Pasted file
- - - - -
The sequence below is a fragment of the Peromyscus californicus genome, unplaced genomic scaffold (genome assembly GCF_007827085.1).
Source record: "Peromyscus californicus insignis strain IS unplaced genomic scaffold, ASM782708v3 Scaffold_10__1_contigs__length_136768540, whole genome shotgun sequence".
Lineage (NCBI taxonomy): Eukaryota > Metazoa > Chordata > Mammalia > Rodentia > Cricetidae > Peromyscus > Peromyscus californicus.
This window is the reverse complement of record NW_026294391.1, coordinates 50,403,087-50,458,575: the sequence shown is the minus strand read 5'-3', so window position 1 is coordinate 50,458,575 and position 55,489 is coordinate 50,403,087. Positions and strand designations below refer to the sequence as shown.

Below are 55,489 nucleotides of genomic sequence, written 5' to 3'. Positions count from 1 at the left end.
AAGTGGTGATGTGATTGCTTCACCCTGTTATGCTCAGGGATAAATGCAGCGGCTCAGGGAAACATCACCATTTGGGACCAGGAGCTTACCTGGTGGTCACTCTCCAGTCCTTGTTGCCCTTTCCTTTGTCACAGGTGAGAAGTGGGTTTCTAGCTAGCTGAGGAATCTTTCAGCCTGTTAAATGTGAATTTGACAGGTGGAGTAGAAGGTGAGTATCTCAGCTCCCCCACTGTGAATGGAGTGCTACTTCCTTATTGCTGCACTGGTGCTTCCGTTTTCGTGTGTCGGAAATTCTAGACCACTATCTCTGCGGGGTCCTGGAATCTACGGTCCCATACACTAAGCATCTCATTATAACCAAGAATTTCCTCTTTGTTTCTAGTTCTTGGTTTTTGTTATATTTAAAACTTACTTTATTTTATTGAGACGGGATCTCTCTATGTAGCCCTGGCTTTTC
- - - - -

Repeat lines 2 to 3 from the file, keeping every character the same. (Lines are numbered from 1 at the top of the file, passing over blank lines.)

Source record: "Peromyscus californicus insignis strain IS unplaced genomic scaffold, ASM782708v3 Scaffold_10__1_contigs__length_136768540, whole genome shotgun sequence".
Lineage (NCBI taxonomy): Eukaryota > Metazoa > Chordata > Mammalia > Rodentia > Cricetidae > Peromyscus > Peromyscus californicus.